10. Epistemology (viii) Liberation from Existential Suffering

In this post, we explore how Mahabodhisattva Avalokiteśvara liberates himself from existential suffering by realizing the equality of the mind and body through his understanding of the Emptiness of the Five Aggregates.

Before discussing the content of Mahasattva Avalokiteśvara’s experience, let’s first clarify the meaning of some relevant terms that will be used in this discussion.

1) Heart_Sutra (Chinese=/心經) “is a popular sutra in Mahayana Buddhism.” “It has been called “the most frequently used and recited text in the entire Mahayana Buddhist tradition.” “In Sanskrit, the title Prajñāpāramitāhṛdaya translates as “The Heart of the Perfection of Wisdom (Chinese=般若波羅蜜多心經).” It is a profoundly significant sutra in Mahayana Buddhism because it leads to understanding how one can satisfy Buddha’s soteriological mission and liberate oneself from existential suffering through understanding the Five Aggregates.

2) Perfection of Wisdom is known in Romanized Sanskrit=Prajnaparamita, a combination of prajna and paramita.

Prajna (Chinese=般若), according to The Princeton Dictionary of Buddhism, is “in Sanskrit, typically translated “wisdom,”the term has the general sense of accurate and precise understanding but is used most often to refer to an understanding of reality that transcends ordinary comprehension.”

As discussed in previous posts on epistemology, “ordinary comprehension” refers to knowledge obtained from inferentially connected vocabulary. By contrast, prajna refers to the wisdom gained from “an accurate and precise understanding” of reality through direct perception.  

Paramita (Chinese=波羅蜜多), according to The Princeton Dictionary of Buddhism, is “in Sanskrit, “perfection,” a virtue or quality developed and practiced by a Bodhisattva on the path to becoming a Buddha. The term is paranomastically glossed by some traditional commentators as “gone beyond” or “gone to the other side” although it seems, in fact, to derive from Skt. “parama,” meaning “highest” or supreme.

When combined, Prajnaparamita (Chinese=般若波羅蜜多/智度), meaning the Perfection of Wisdom, is the supreme wisdom gained from a perfect understanding of reality through the most profound practice of samathavipasyana.    

3) The Heart Sutra is considered the Heart of the Perfection of Wisdom sutras because this extremely short but influential Sutra summarizes the core teachings of the whole collection of Prajnaparamita sutras by using the experience of Mahabodhisattva Avalokiteśvara’s liberation from his existential suffering.

In this extremely short sutra, Mahabodhisattva Avalokiteśvara talks about his realization that the mind (Emptiness) and the body (rupa) are equal through his understanding that all the Five Aggregates are Empty. By understanding that there is no Mind-Body Problem, the Mahabodhisattva Avalokiteśvara liberates himself from his delusional misunderstanding of reality and, therefore, his existential suffering. It is critically important because Buddhism exists for the simple reason that Buddha wants to teach all sentient beings how to liberate themselves from their existential suffering.   

4) Mahabodhisattva (Chinese=摩訶菩薩), according to The Princeton Dictionary of Buddhism, is “in Sanskrit, “great bodhisattva.” It can be generally understood as a bodhisattva close to achieving the highest level of enlightenment, such as Avalokiteśvara.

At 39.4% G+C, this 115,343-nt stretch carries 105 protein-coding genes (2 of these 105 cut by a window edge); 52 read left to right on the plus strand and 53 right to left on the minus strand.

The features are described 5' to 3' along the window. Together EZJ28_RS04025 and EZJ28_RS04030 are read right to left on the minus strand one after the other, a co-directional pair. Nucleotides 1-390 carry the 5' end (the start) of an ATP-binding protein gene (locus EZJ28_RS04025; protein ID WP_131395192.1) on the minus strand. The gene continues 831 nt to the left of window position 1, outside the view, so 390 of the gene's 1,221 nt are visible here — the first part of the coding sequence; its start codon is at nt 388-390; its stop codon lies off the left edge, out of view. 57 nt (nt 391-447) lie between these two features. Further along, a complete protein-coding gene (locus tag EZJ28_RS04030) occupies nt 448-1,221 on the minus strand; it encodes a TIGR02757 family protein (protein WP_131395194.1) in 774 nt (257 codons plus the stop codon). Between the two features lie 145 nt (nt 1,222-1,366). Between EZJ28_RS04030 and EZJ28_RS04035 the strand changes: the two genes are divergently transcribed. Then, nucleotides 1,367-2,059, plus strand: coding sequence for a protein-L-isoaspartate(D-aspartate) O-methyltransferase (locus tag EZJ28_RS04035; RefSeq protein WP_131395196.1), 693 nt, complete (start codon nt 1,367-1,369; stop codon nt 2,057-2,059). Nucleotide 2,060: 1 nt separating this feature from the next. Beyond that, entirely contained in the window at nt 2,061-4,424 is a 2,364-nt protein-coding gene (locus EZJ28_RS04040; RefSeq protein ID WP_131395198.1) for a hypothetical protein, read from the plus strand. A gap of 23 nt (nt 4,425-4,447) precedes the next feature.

5) Avalokiteśvarais a tenth-level bodhisattva associated with great compassion (mahakaruṇā). He is often associated with Amitabha Buddha.” A tenth-level bodhisattva is the highest level of bodhisattva. After finishing the tenth level, a bodhisattva is ready to “attain full Buddhahood,” known as a Tathagata. Avalokiteśvara is also known as Guanyin in East Asia.

Bodhisattva Avalokiteśvara, the protagonist in the discussion, is called Vasita in the Heart Sutra.

Vasita (Chinese=自在), according to The Princeton Dictionary of Buddhism, is “in Sanskrit, “mastery,” or “autonomy;” a list of ten types of master or autonomy developed by a Bodhisattva, viz., of one’s life span (命自在), action (Karman) (業自在), necessities of life (財自在), determination (如意自在), aspiration (願自在), magical powers (信解自在), birth (生自在), dharma (法自在), mind (心自在) and wisdom (智自在).”

In Mahayana Buddhism, complete attainment of the ten masteries is reserved for a tenth-level Bodhisattva. Therefore, Vasita should apply to all ten-level Bodhisattvas, who, similar to Bodhisattva Avalokiteśvara, are close to liberating themselves from their existential sufferings by understanding the Five Aggregates through practicing the perfection of wisdom.  

The Heart Sutra starts as follows:

“The Bodhisattva Avalokitesvara, as he practices the perfection of wisdom profoundly, gained an illuminating insight into the Emptiness of all the Five Aggregates, thus realizing that this is the way to relieve all beings from sufferings.” (Chinese=觀自在菩薩, 行深般若波羅蜜多時. 照見五蘊皆空, 度一切苦厄.”

Emptiness (Romanized Sanskrit=shunyata; Chinese=空), as discussed earlier, is, according to The Shambhala Dictionary of Buddhism and Zen, also known as “void,” is a “central notion of Buddhism….Shunyata is often equated with the absolute in the Mahayana since it is without duality and empirical forms.”

In Buddhism, the absolute, or the Ultimate Reality, is Citta. While Citta is a mentality, it is unique because it is quiescent. Since Citta does not fluctuate, the “realness” of its reality never changes, making it the Ultimate Reality. Since Citta does not fluctuate, it produces no phenomenon that can be seen, heard, smelled, tasted, touched, or conceived. Therefore, Citta is “without empirical form.” Since Citta does not fluctuate, it is unconditioned, uncompounded, and, therefore, “without duality.”

The key phrase in Bodhisattva Avalokitesvara’s opening line is “the Emptiness of all the Five Aggregates.”

As discussed in the previous post, the Five Aggregates are the five human epistemological steps leading to the realization that rupas are “mere projections of consciousness.” While four of the five steps are obviously mental, rupa, the “body, form, or materiality” of the phenomena world, is often delusionally misunderstood as different. By acknowledging that all five aggregates are Empty, Bodhisattva Avalokiteśvara shows that he has experienced, i.e., directly perceived, the mental nature of rupa.